The Lewis band, made up of seven unique individuals, created such singularity as to seem the work of one mind. But it was a collective mind-- a mind born decades prior to this recording. That mind varied only slightly if a different trumpeter took the stand, but whether it was Bunk Johnson, Kid Shot Madison, Percy Humphrey, Kid Howard, or Elmer Talbert on lead horn, the George Lewis band had a recognizable sound of its own.
These were the first studio recordings of the George Lewis New Orlleans Band since the mid-’40s Decca and Victor sessions with Bunk Johnson. Though damned or ignored by America's mainstream jazz press, the Lewis band toured Europe and Japan, started the movement that culminated in Preservation Hall, and was an early influence on the British Rock movement (about which more later).
Devotees of early jazz who discovered and recorded Bunk Johnson in the early 1940s discovered that early jazz records made in New York and Chicago did not really document the music that had percolated in New Orleans in the late 19th and early 20th century. As it traveled the music filtered through the environments of every city along the way to New York: Memphis (with a richer blues scene than New Orleans), St. Louis (Ragtime was still very much alive when Strekfus steamers imported the New Orleanians), Chicago (music publishing and booking hub) and others. However, in New Orleans the early ensemble improv music remained alive and well in small taverns, dance halls and parades in that uniquely cosmopolitan city. Apart from the rare Kid Ory 1921 California recordings, King Oliver's Creole Band, New Orleans Rhythm Kings sessions and the crude, earlier ODJB dates, virtually all the traditional jazz classics were heavily influenced by the emphasis on soloing -- understandable given the excellence of the Louis Armstrong Hot 5 sides. Even the few recordings made in New Orleans in the later ’20s, also reflected this influence (although those of Sam Morgan were an exception).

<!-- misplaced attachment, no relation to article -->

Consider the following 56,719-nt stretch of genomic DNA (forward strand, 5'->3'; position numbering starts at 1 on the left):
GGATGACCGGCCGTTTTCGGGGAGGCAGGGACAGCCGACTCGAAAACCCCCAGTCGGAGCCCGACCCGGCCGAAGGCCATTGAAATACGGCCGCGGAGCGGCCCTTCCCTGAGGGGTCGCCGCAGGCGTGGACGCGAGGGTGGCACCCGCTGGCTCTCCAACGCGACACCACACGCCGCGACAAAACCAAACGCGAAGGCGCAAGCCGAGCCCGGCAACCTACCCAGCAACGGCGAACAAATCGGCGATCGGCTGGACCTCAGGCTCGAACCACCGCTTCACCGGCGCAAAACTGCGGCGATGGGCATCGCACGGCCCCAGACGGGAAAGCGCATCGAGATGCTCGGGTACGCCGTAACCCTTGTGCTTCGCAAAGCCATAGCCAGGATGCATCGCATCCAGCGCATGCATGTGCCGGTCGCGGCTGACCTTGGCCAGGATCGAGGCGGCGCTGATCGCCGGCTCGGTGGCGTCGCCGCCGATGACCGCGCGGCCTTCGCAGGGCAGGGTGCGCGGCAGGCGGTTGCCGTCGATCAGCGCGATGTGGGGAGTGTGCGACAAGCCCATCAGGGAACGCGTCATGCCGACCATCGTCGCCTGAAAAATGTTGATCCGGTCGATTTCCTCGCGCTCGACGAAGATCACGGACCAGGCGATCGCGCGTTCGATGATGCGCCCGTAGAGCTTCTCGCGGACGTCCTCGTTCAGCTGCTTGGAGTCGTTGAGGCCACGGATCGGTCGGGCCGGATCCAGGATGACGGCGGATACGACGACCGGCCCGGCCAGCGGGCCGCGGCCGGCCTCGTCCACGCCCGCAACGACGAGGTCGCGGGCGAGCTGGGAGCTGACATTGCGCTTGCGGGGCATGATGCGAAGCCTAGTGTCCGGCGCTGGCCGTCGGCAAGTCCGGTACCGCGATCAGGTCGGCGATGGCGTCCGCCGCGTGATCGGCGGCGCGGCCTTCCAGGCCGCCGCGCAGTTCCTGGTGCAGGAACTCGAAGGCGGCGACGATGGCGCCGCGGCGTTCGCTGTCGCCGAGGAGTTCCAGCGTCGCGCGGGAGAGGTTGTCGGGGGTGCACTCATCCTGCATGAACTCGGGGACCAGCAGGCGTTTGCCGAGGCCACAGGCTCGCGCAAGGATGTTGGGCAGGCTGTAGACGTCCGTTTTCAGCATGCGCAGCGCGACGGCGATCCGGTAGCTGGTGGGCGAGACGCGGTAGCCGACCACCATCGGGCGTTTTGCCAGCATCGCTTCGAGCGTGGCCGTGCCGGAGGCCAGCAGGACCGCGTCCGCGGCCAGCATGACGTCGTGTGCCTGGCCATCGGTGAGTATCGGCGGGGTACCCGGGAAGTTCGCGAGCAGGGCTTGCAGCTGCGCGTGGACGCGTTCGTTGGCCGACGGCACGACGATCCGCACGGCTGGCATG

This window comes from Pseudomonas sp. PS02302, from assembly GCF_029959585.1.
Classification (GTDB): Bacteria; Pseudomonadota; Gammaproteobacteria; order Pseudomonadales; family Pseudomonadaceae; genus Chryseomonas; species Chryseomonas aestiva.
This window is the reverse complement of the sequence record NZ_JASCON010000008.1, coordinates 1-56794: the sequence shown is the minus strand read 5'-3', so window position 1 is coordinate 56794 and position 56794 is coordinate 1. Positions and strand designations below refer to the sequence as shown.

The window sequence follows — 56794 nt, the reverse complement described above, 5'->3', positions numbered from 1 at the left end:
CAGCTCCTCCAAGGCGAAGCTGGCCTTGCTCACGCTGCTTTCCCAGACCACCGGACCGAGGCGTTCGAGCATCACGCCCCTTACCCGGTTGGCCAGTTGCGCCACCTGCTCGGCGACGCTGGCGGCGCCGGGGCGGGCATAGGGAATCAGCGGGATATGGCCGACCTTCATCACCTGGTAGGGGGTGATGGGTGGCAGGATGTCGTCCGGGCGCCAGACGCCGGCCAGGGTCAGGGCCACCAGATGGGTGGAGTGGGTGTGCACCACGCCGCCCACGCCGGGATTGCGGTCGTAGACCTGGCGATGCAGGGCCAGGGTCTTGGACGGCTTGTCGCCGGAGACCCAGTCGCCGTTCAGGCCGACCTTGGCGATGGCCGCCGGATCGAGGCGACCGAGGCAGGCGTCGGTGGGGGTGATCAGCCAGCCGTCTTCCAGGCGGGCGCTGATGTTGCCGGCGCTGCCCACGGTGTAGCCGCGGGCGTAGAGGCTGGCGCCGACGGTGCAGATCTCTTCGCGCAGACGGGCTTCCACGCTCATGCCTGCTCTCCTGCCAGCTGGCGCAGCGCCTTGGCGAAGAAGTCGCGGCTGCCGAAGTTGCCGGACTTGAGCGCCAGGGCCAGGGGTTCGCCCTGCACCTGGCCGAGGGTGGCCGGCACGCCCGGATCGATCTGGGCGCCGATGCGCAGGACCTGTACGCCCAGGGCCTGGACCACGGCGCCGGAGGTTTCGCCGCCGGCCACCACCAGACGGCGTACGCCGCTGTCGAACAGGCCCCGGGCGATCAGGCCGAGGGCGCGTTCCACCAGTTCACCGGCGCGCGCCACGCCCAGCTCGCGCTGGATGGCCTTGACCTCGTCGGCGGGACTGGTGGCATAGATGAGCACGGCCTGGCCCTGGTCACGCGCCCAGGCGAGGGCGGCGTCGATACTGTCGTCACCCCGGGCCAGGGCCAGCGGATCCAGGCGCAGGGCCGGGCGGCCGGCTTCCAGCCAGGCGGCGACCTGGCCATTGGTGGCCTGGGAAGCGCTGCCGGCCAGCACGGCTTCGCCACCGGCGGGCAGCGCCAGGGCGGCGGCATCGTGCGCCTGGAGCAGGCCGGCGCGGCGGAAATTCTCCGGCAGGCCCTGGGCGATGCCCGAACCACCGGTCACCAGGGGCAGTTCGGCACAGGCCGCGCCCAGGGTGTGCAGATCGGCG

Indeed, not everyone had left New Orleans -- where the chilly winds don't blow, where the pace is slow, and where even today it's not hard to locate a good parade or funeral to second-line.
At a time when Americans regarded old movies, old cars, old anything as "old fashioned" the jazz press' attitude was that new jazz was, of course, better than the old model: swing had replaced dixieland and bop was replacing swing. The party line was that musicians over 40 just didn't have the stamina to play. (This rule changed when some of bop's creators aged.) Too many writers listened with their mind instead of other vital organs. Eventually the recorded jazz of the ’20s gained respect but primarily only that which was either composer (Jelly Roll Morton) or solo (Louis, Dodds) oriented. Of course, bop was an exciting and revolutionary idiom.
Bunk gathered the George Lewis band for the Jazz Information (Commodore), Jazz Man (Good Time Jazz) and American Music recordings in the early ’40s which resulted in six-month engagements at Stuyvesant Casino in 1945 and 1946 and the Decca and Victor sessions. The band continued playing in New Orleans with trumpeters Elmer Talbert and Percy Humphrey for a lengthy stay at the El Morocco on Bourbon Street, and recordings for GTJ, Decca and Pax. Nick Gagliano booked a tour in 1952 with Kid Howard replacing Humphrey who opted to stay behind to attend to his insurance business. Dorothy Tait took over management and, after playing for 7,000 people at Gene Norman's Dixieland Jamboree in the Shrine Auditorium and a lengthy stay at Beverly Caverns, the band toured Ohio colleges, Chicago, St. Louis, L.A. and S.F. It was a vintage year for the band which began regular touring. For the first time since the ’45 Bunk sessions for Decca/Victor the George Lewis band could record in cities that didn't bar black musicians from the studio. The first were made at NBC in San Francisco for the same school transcription program that had documented Kid Ory's band a decade earlier. But this time, the music was also released to the public on the Antone label. When Antone retired, a very young Bob Koester bought the masters for three 12" LPs -- important early releases on Delmark.